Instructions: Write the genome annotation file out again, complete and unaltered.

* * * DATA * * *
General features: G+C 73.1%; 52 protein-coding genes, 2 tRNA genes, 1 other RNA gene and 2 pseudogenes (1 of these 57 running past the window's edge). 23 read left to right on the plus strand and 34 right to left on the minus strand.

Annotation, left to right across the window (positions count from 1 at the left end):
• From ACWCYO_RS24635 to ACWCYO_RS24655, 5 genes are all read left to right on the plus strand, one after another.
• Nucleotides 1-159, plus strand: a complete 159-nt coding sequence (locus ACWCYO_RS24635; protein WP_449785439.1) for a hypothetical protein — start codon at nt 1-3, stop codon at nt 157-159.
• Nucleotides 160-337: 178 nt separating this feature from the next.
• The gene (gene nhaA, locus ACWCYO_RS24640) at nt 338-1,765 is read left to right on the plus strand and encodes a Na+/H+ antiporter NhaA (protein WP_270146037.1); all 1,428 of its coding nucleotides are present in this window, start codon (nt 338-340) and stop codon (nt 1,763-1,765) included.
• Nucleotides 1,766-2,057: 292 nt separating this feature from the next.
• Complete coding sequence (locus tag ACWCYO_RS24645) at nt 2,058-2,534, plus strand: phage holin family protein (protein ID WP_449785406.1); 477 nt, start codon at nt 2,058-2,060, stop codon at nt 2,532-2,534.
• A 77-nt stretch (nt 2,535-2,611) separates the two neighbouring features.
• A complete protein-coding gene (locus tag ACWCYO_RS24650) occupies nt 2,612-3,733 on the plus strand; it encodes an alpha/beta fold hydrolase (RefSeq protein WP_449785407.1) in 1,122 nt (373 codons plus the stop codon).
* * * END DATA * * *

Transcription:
General features: G+C 73.1%; 52 protein-coding genes, 2 tRNA genes, 1 other RNA gene and 2 pseudogenes (1 of these 57 running past the window's edge). 23 read left to right on the plus strand and 34 right to left on the minus strand.

Annotation, left to right across the window (positions count from 1 at the left end):
• From ACWCYO_RS24635 to ACWCYO_RS24655, 5 genes are all read left to right on the plus strand, one after another.
• Nucleotides 1-159, plus strand: a complete 159-nt coding sequence (locus ACWCYO_RS24635; protein WP_449785439.1) for a hypothetical protein — start codon at nt 1-3, stop codon at nt 157-159.
• Nucleotides 160-337: 178 nt separating this feature from the next.
• The gene (gene nhaA, locus ACWCYO_RS24640) at nt 338-1,765 is read left to right on the plus strand and encodes a Na+/H+ antiporter NhaA (protein WP_270146037.1); all 1,428 of its coding nucleotides are present in this window, start codon (nt 338-340) and stop codon (nt 1,763-1,765) included.
• Nucleotides 1,766-2,057: 292 nt separating this feature from the next.
• Complete coding sequence (locus tag ACWCYO_RS24645) at nt 2,058-2,534, plus strand: phage holin family protein (protein ID WP_449785406.1); 477 nt, start codon at nt 2,058-2,060, stop codon at nt 2,532-2,534.
• A 77-nt stretch (nt 2,535-2,611) separates the two neighbouring features.
• A complete protein-coding gene (locus tag ACWCYO_RS24650) occupies nt 2,612-3,733 on the plus strand; it encodes an alpha/beta fold hydrolase (RefSeq protein WP_449785407.1) in 1,122 nt (373 codons plus the stop codon).